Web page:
• Sen. Shelley Moore Capito (R-WV): “I’m Not Satisfied.” “I’m not satisfied. I’m worried about a lot of folks in West Virginia, of opioid and drug abuse issues, and the expanded Medicaid has helped with that.” [Washington Post, 3/23/17]

Sen. Rob Portman (R-OH): “I’ve Already Made Clear That I Don’t Support The House Bill As Currently Constructed.” “I’ve already made clear that I don’t support the House bill as currently constructed because I continue to have concerns that this bill does not do enough to protect Ohio’s Medicaid expansion population, especially those who are receiving treatment for heroin and prescription drug abuse. We have an opioid crisis in this country, and I’m going to continue to work with my colleagues on solutions that ensure that those who are impacted by this epidemic can continue to receive treatment.” [Portman Statement, 5/4/17]

Sen. Rand Paul (R-KY): “I Would Be A No In The Senate.” [Tweet, 3/21/17]

Sen. Marco Rubio (R-FL): “It’s Not Our Bill.” “That’s the House bill. The Senate bill is going to be the Senate bill. Obviously the CBO score is one data point and it’s instructive, but it’s not our bill.” [Roll Call, 5/26/17]

Sen. Mike Lee (R-UT): “I Am A No.” [Tweet, 3/21/17]

Sen. Tom Cotton (R-AR): “I Still Cannot Support The House Healthcare Bill.” “Despite the proposed amendments, I still cannot support the House healthcare bill, nor would it pass the Senate.” [The Hill, 3/21/17]

  • Sen. Tom Cotton (R-AR): “The House Should Continue Its Work On This Bill.” “The House should continue its work on this bill,” Cotton said Tuesday in a statement, adding that the changes offered Monday night don’t address rising premiums and deductibles. “It’s more important to finally get health-care reform right than to get it fast.” [Bloomberg Politics, 3/21/17]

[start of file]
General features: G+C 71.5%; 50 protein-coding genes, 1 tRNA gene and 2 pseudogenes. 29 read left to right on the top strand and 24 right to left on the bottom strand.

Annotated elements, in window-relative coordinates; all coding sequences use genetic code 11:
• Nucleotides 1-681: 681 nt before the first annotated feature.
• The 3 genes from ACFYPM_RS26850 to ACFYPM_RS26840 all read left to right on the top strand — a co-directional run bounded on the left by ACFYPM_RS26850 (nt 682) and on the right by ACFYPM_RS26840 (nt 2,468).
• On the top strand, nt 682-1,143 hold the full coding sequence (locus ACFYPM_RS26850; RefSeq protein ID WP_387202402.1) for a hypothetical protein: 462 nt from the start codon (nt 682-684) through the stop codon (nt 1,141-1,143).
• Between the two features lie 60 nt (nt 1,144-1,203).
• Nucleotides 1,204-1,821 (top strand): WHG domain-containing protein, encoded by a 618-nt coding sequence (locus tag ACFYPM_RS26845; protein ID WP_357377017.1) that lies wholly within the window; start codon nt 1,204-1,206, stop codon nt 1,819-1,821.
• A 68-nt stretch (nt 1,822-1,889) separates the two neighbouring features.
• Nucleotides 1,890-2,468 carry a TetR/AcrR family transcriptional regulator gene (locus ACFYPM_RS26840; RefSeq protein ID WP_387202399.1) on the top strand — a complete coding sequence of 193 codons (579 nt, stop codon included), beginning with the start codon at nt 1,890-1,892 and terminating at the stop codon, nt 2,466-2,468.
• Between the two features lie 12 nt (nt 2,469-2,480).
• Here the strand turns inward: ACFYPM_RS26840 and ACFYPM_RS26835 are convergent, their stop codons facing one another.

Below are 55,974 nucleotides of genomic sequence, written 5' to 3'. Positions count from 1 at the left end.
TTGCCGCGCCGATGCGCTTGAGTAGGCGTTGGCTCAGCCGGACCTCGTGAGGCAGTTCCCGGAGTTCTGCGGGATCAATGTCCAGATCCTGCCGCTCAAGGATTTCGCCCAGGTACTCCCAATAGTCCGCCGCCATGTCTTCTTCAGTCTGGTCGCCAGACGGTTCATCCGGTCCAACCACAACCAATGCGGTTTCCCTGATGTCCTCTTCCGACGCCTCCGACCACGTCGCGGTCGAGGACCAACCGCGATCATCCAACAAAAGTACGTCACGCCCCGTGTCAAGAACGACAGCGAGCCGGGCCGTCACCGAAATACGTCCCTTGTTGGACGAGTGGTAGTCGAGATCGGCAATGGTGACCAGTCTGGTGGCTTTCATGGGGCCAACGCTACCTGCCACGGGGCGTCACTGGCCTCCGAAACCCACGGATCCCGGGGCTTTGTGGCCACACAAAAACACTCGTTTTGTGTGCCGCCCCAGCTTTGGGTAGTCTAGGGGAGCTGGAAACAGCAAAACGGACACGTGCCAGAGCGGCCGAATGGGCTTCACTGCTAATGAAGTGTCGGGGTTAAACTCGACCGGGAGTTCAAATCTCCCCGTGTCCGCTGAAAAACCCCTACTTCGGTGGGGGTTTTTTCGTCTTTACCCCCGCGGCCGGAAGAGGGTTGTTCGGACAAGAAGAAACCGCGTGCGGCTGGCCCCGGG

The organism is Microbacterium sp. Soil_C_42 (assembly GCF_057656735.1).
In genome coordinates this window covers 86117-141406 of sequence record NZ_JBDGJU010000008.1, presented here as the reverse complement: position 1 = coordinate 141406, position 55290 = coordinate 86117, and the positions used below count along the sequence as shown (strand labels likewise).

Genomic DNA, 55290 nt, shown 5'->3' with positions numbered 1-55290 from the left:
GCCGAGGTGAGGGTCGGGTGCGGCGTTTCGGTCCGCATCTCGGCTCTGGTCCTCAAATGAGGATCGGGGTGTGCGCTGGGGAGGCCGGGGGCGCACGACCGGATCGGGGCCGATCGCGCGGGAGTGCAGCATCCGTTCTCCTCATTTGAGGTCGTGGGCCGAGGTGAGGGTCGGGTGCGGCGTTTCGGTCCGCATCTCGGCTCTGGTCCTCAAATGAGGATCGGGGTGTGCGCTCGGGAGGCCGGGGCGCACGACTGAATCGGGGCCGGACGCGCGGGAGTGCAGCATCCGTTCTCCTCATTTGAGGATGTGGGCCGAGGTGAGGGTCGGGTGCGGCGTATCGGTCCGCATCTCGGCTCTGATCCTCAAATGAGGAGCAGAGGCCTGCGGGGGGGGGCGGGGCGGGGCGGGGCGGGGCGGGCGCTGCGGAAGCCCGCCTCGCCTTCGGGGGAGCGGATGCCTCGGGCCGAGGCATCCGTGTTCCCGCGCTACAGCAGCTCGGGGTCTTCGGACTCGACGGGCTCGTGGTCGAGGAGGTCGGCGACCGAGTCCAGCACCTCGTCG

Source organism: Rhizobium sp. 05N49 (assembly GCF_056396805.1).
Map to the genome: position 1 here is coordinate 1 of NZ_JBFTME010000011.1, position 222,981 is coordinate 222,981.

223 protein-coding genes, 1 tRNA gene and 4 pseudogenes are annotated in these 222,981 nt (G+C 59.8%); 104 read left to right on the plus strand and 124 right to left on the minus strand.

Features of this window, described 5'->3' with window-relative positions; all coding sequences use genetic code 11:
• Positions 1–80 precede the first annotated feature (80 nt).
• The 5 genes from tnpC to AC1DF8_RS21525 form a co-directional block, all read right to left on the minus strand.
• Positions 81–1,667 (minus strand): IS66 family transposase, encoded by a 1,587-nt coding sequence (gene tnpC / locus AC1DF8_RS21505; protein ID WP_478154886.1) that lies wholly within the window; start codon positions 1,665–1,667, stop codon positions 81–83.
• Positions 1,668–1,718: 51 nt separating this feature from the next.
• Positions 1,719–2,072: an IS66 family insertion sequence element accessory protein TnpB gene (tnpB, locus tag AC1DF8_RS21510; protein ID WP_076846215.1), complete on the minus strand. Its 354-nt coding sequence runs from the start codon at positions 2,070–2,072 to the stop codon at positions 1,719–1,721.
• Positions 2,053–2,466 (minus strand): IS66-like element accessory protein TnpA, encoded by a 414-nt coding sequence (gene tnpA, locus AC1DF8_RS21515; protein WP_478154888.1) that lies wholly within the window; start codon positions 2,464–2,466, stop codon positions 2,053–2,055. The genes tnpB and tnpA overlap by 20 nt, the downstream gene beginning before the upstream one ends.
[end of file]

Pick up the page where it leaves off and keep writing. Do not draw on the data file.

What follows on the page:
Sen. Ron Johnson (R-WI): “I Will Not Vote To Support It Until I Have Enough Information That Whatever We’re Going To Pass Will Work.” “Let’s be honest. Not a whole lot of people are loving the (House bill) right now. I will not vote to support it until I have enough information that whatever we’re going to pass will work.” [Milwaukee Journal Sentinel, 3/21/17]

Sen. Cory Gardner (R-CO): “Concerned That Any Poorly Implemented Or Poorly Timed Change In The Current Funding Structure In Medicaid Could Result In A Reduction In Access To Life-saving Health Care Services.” [Letter to McConnell, 3/6/17]

Sen. Bill Cassidy (R-LA): Radically Reshape the House Bill. “Bill Cassidy of Louisiana says he wants to radically reshape the House bill so that it covers more people, not the 24 million fewer estimated by the Congressional Budget Office. [Bloomberg Politics, 3/21/17]

Sen. John McCain (R-AZ): “I’m Very Worried What The House Bill Would Do To Arizona.” [Talking Points Memo, 3/13/17]

Sen. Susan Collins (R-ME): “I Am Not At All Comfortable With The House-Passed Bill.” “I am not at all comfortable with the House-passed bill. And, indeed, I would oppose the House-passed bill. The Senate bill is still a work in progress. We haven’t seen the actual language. We’re trying to influence the direction of that. But a bill that results in 23 million people losing coverage is not a bill that I can support. So, we will see what the Senate comes up with. It’s still being drafted.” [CNN State of the Union, 6/11/17]

  • Sen. Susan Collins (R-ME): “There Does Seem To Be A Consensus That The House Bill Could Never Pass The Senate And I’m Certainly Of That Belief As Well.” “‘There does seem to be a consensus that the House bill could never pass the Senate and I’m certainly of that belief as well,’ said Sen. Susan Collins (R-Maine), who cited the CBO report’s finding that 23 million people would lose insurance under the House bill over the next decade.” [The Hill, 5/29/17]

Sen. Lisa Murkowski (R-AK): “I Want To Get Right Rather Than Get It Behind Us, And That’s Going To Take Time.” “Speaking to reporters after her lunchtime Chamber speech, she said that she’d rather see Congress ‘get it right’ when it comes to health care reform. ‘There are some who are very interested in moving it as quickly as possible to ‘get it behind us.’ I don’t think that’s the responsible path. I want to get right rather than get it behind us, and that’s going to take time,’ she said.” [Juneau Empire, 6/1/17]

Sen. Lisa Murkowski (R-AK) Wanted The Senate To Start With A “Clean Slate.” [Bloomberg, 5/4/17]